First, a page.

Doe appeals, arguing that the magistrate court lacked substantial and competent evidence to support its conclusion that Doe‟s parental rights should be terminated because the court "ignored critical facts." Specifically, Doe contends that because three witnesses testified at her termination trial that she may have the ability to parent once she has demonstrated a twelve to eighteen-month period of sobriety, because she has a strong bond with J.M., because she visited J.M., because she has worked hard to complete her case plan to make reunification a possibility, and because she has done well in her rider program prompted by her desire to reunify with J.M., the magistrate court erred in ordering termination of her parental rights.
A. Timeliness of Appeal
We must first address an argument by the Department that Doe‟s appeal should be dismissed because it was not timely filed. This appeal was taken directly from the magistrate division to the Idaho Supreme Court, bypassing an intermediate appeal to the district court.*fn2
This expedited process for appeals from orders terminating parental rights is authorized by Idaho Appellate Rule 11.1. Appellate Rule 12.2 specifies that such an expedited appeal must be initiated by filing a notice of appeal with the clerk of the district court "within fourteen (14) days from the date of issuance of the order." The Department argues that Doe‟s appeal did not comply with this time limit.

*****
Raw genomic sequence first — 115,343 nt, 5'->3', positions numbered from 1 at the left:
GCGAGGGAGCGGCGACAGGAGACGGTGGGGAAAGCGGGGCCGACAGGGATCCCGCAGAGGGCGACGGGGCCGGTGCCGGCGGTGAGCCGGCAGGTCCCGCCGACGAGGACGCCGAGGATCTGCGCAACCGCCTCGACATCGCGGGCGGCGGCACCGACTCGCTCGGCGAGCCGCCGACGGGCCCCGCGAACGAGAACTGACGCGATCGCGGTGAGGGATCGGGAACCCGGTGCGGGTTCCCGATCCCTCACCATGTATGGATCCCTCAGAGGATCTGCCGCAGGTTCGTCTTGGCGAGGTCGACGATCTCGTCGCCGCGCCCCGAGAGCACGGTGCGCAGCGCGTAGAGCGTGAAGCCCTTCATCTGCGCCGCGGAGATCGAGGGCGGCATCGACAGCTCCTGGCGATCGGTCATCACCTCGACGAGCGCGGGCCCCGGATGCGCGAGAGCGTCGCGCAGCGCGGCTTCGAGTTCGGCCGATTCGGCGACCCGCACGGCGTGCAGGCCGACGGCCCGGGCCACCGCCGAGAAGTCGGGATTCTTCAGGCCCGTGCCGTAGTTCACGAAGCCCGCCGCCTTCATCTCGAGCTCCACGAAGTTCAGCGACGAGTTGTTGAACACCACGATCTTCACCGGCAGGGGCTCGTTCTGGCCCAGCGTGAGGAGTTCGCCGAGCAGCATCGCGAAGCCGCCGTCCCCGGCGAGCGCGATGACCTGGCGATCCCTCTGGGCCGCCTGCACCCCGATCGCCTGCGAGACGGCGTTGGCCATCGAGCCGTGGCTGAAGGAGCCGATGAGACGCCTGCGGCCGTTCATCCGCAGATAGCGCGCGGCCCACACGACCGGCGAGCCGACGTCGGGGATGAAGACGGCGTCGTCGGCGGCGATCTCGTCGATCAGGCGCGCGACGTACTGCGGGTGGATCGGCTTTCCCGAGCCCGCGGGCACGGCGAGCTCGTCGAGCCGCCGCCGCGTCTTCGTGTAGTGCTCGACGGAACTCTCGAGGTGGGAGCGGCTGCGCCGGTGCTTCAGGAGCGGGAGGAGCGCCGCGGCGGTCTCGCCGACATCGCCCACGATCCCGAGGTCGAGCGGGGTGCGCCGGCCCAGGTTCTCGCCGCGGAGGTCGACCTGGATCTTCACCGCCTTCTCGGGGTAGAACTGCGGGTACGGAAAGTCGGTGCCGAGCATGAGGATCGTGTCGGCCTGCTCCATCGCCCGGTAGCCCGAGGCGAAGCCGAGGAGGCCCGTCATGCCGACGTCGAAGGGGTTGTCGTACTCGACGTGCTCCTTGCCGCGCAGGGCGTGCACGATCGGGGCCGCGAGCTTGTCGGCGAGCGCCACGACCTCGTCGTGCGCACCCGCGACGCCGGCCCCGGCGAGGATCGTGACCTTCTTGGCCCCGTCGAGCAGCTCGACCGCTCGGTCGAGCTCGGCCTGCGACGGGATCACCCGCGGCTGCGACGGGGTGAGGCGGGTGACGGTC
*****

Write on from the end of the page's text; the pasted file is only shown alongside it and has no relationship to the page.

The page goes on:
Following the trial in this matter the magistrate issued a November 18, 2009, "Order Terminating Parental Rights of [Doe]" in which the court made extensive and detailed findings of fact and conclusions of law ultimately determining that J.M. had been neglected and that termination of Doe‟s parental rights was in J.M.‟s best interest. This decision said, "The parental rights of [Doe] as to [J.M.] are terminated," but also directed the Department to "prepare an order consistent with this opinion." The court subsequently issued a "Findings of Fact, Conclusions of Law, and Decree as to the Mother" on December 1, 2009, ordering termination of the parent-child relationship between Doe and J.M. Doe filed a notice of appeal on December 11, 2009. The Department asserts that Doe‟s appeal was not timely because the fourteen-day period for Doe‟s appeal began to run from the November 18, 2009, decision, not the subsequent "Findings of Fact, Conclusions of Law and Decree as to Mother" filed on December 1, 2009.
A civil judgment, order, or decree generally must be final to be appealable as of right.